Babywearing, Breastfeeding, and Tongue Tie

By Rachel Boarman, MBE

Babywearing has been a lifesaver with my third baby.  My daughter Ellie was born peacefully at home in June.  She was a healthy 8 pounds, 9 ounces and just beautiful.  We all adored her.

Well, most of us.  😛

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However, from the first time she nursed something felt different.  It took me a long time to get her to latch well after she was born. The best way I could describe her latch would be to say it was slippery.  It was hard for her to get latched and harder for her to stay latched.  She’d unlatch several times during a feeding.    I chalked it all up to “all babies are different” and just went with it.

For the first week, she was nursing non stop practically.  She had screaming spells that lasted 2-3 hours at night where I was unable to get her to nurse well and needed to calm her down before she would nurse.  The only thing that would calm her was wearing her and walking around the house.  Once she was calm, I was able to get her to latch fairly well and nurse.


For the first week we were completely pampered.  My husband did everything around the house.  Friends, family, and neighbors brought food and helped us with the big kids.  But after that, life resumed.  When you’ve got 3 kids to take care of, you’ve got to keep moving.  Ellie nursed at least 20 times a day, every day.  Basically at least once an hour during the day, she needed to nurse.  So we nursed everywhere.  We got really good at nursing in a carrier and just nursed on the go. We nursed while reading stories, while making lunch, while hanging out at beaches, and going to the pool.  Nursing 20 times a day sounds exhausting, but thanks to babywearing, I was still able to meet the demands of my family and have some fun.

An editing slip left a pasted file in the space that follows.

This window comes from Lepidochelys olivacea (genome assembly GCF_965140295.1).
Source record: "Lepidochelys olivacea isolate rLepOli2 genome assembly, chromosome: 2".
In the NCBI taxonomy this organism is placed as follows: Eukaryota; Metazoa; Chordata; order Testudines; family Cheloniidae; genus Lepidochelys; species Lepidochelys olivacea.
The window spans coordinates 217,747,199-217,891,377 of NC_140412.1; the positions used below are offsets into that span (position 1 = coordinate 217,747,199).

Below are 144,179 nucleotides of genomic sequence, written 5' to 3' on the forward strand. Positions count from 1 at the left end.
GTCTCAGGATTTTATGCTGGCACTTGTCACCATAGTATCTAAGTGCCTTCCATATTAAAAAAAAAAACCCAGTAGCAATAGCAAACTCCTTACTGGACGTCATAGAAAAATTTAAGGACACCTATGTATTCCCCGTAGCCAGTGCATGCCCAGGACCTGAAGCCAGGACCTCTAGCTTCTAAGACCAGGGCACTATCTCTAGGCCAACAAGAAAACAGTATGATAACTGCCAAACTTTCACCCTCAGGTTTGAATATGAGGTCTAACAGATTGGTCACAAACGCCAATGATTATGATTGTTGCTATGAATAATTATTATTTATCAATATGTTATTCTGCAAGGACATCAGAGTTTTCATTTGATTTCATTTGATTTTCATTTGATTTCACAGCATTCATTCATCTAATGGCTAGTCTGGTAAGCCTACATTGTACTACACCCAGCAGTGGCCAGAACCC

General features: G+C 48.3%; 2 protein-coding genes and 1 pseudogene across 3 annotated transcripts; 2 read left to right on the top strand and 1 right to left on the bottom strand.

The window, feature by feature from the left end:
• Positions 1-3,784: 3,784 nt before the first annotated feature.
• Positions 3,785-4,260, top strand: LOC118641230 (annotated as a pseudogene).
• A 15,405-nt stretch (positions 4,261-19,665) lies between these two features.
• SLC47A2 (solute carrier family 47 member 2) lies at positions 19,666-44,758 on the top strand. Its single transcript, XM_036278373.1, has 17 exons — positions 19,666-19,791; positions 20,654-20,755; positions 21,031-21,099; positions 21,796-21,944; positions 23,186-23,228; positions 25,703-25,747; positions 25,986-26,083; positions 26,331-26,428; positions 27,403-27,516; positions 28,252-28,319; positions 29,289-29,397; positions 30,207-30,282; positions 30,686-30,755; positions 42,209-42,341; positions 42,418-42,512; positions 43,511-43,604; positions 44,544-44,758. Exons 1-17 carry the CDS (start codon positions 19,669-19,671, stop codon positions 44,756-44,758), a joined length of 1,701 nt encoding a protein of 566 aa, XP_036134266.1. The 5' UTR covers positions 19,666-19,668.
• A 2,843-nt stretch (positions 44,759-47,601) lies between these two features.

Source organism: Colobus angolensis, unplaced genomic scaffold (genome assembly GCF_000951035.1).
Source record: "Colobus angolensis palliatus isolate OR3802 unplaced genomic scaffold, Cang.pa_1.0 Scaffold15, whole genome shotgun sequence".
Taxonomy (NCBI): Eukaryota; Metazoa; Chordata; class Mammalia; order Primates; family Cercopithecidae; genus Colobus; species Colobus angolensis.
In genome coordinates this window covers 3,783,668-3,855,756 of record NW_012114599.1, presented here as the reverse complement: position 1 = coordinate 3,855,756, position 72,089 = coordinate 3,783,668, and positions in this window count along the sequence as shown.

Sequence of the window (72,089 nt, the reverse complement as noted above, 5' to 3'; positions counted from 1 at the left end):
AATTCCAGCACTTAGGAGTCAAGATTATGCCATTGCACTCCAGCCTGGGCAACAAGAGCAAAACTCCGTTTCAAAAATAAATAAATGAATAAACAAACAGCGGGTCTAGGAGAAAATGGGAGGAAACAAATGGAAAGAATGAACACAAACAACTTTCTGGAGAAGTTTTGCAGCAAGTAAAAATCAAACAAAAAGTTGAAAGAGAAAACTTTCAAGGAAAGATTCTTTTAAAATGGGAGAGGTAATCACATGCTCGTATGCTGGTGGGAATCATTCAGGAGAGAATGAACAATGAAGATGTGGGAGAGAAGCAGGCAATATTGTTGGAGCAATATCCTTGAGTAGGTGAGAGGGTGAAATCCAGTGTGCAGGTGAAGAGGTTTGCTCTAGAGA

At my 6 week postpartum check up, my wonderful midwife watched Ellie nurse and said “Does she always make that clicking sound when she’s nursing?”  She did – her nursing was very noising with clicking, gasping, and sputtering.  I had again chalked it up to “all babies are different” and perhaps some over supply, but my midwife said that it might not be a problem, but sometimes clicking sounds while nursing can indicate a problem such as tongue tie.  Fast forward another two weeks and Ellie went to her two month check up.  We had moved and had a new pediatrician.   Ellie was only 11 lbs, 2 ounces, just about a pound over her weight at one month.  The pediatrician wasn’t concerned, but this new pediatrician didn’t have the previous weight numbers to use as a reference either.  I did though, and I was starting to become concerned.

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As I watched Ellie nursing twenty times a day and now she was getting older, it started to dawn on me that perhaps this wasn’t all just “all babies are different.”  She was not a happy nurser and didn’t ever seem truly satisfied.  In really watching her nurse, I noticed that she took in milk during the letdown and after that I wasn’t hearing any swallowing.  In order to keep her swallowing, I used breast compressions and even hand expressed milk into her mouth.  While this was a lot of extra work, it was also easy to do fairly discretely thanks to babywearing!

Around the middle of the next month, I asked my friend (and fellow VBE) Summer, who is a lactation consultant if she could chat with me about my concerns.  I went in to see her.  We weighed Ellie and she was 11 lbs, 9 ounces.  At this point she was 2 months and 21 days old, so she had gained just 7 ounces in 21 days, about 1/3 of an ounce a day.    I nursed her for what felt like a very good feeding for her, about 20 minutes.  We weighed her again after the feeding and she had taken in 1.5 ounces. Summer took a look at her mouth and told me that she thought Ellie had a mild lip tie and posterior tongue tie.  She asked me to come back and see her colleague Trina for a second opinion just to be sure.  Trina agreed that there was a posterior tongue tie.